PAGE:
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January 02, 2005

The Problem of Evil

Midwest Conservative Journal alerted me to an erroneous Wall Street Journal op-ed by David Hart, and Eastern Orthodox theologian:
The Christian understanding of evil has always been more radical and fantastic than that of any theodicist; for it denies from the outset that suffering, death and evil have any ultimate meaning at all....

When confronted by the sheer savage immensity of worldly suffering--when we see the entire littoral rim of the Indian Ocean strewn with tens of thousands of corpses, a third of them children's--no Christian is licensed to utter odious banalities about God's inscrutable counsels or blasphemous suggestions that all this mysteriously serves God's good ends. We are permitted only to hate death and waste and the imbecile forces of chance that shatter living souls, to believe that creation is in agony in its bonds, to see this world as divided between two kingdoms--knowing all the while that it is only charity that can sustain us against "fate," and that must do so until the end of days.

David Hart has it backwards when he says, "The Christian understanding of evil ... denies from the outset that suffering, death and evil have any ultimate meaning at all." In fact, Christianity gives the only possible dignity to suffering: it claims that it is part of God's plan, deliberate, purposeful, and, since God is good, useful, even when we cannot see the use.

I got this idea from Perry Miller's excellent old bio of Jonathan Edwards, where he contrasts this with the liberal view that suffering is not part of God's plan-- in which case the sufferer has the extra indignity of knowing that he is involved in a thwarting of God's will. This seems to be Mr. Hart's position-- that the world is fallen, and the Fall is no part of God's plan. God, for him, is not powerful enough to save those dead children in Sumatra. This makes for a weak God indeed, since even Man could have saved some of those children if we'd cared to. A few billion dollars in tsunami warning stations in 2000 would have done it, and we, like God, knew that a tsunami would come sooner or later.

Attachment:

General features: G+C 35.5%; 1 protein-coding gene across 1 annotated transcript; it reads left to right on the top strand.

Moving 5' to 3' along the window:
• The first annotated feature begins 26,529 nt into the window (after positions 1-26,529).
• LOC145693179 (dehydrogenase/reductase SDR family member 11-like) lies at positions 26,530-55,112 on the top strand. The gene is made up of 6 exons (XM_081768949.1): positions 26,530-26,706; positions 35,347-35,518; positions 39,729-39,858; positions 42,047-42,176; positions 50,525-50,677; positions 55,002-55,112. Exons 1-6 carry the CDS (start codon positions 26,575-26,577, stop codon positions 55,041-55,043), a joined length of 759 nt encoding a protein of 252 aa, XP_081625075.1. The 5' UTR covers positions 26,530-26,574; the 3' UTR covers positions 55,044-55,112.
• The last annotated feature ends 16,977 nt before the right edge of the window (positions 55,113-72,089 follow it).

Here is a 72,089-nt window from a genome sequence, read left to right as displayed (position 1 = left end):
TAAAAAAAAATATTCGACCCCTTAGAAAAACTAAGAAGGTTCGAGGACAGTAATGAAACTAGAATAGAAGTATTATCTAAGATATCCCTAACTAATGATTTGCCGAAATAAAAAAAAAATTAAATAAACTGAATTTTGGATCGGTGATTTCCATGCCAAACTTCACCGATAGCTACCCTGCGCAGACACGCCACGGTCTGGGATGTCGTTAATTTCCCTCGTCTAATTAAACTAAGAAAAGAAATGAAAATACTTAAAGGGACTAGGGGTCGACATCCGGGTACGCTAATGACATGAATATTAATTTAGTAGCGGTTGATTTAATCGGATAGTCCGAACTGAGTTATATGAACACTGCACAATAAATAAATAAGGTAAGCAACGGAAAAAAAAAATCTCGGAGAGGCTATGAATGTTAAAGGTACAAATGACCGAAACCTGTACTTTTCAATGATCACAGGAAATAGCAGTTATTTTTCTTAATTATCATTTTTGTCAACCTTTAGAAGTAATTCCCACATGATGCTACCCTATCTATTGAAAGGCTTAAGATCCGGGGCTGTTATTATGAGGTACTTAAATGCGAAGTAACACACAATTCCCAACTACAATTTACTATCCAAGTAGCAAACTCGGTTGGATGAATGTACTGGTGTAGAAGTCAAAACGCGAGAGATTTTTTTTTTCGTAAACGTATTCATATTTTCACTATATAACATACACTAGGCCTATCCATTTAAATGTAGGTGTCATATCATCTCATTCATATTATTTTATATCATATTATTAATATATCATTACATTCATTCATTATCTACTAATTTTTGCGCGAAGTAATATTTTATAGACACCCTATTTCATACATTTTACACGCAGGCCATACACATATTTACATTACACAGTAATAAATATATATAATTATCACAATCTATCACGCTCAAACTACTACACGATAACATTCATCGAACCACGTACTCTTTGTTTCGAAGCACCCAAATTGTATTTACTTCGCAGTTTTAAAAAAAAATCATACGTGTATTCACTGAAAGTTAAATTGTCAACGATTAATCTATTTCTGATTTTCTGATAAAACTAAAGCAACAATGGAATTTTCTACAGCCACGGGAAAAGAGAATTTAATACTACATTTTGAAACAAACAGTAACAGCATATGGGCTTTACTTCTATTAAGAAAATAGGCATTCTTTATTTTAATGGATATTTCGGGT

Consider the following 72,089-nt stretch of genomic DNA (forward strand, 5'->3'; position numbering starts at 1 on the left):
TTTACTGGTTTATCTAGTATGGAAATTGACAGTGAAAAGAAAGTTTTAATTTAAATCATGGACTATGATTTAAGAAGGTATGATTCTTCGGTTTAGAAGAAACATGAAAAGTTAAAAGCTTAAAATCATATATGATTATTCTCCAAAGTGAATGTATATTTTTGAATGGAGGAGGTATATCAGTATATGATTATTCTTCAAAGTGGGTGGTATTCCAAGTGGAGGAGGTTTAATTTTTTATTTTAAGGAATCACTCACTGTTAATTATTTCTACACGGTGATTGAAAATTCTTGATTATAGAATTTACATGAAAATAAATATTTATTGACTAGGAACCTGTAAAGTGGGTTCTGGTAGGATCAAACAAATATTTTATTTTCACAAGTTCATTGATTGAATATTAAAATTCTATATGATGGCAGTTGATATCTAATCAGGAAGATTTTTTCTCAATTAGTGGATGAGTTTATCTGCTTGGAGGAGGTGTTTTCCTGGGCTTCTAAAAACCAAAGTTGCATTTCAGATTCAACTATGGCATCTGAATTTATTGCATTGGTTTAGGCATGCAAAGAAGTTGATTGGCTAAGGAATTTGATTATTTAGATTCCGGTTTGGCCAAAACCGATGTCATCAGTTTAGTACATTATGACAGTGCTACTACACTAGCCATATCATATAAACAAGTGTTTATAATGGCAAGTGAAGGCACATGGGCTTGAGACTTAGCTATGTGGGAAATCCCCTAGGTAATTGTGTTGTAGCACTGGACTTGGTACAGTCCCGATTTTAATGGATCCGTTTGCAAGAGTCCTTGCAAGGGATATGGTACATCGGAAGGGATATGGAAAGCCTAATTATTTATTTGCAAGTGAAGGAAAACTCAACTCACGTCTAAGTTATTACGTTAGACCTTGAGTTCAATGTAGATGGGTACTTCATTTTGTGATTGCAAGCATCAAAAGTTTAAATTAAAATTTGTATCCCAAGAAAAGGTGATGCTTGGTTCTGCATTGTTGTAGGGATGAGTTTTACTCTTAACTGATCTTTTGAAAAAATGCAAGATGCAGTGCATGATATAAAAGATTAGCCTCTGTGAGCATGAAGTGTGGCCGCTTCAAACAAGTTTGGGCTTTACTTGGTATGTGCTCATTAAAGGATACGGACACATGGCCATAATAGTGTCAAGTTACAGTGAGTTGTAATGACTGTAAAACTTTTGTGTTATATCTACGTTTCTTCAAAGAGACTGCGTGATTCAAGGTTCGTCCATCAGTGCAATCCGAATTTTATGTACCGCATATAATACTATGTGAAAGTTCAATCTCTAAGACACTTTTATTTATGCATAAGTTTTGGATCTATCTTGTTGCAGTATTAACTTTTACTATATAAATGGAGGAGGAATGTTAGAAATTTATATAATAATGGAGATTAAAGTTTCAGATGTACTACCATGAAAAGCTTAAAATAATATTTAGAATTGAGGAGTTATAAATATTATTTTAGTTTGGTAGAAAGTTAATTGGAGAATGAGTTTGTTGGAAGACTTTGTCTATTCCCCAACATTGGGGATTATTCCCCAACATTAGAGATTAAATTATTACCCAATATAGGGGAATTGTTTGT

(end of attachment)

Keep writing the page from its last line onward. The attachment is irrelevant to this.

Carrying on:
For the atheist, suffering similarly lacks meaning, though the atheist does not have to deal with the impotent god that the liberal theist does. Suffering is bad, pure and simply, and the sufferer has zero possibility of comforting thoughts that his suffering might be for some greater good he cannot see.

Contrary to Hart, those who believe in God's power and purposefulness are not blasphemous. We are humble. We do not think that we know how the world should be run in all its details. Hart is like those people who think the world would be better off if there were no death-- but forget about the mass senility and overpopulation that would be the result. The best metaphor I've found for the Problem of Evil is that I am like a toddler who is taken away from my mother by men in white coats who stick me with needles, suffocate me with a mask, and cut me with knives while I'm asleep. To the toddler, this is pure evil. To the adult, it is an operation necessary to save the child's life. The wise toddler trusts his parents, even when he cannot understand why they are hurting him.

Posted by erasmuse at January 2, 2005 09:27 PM

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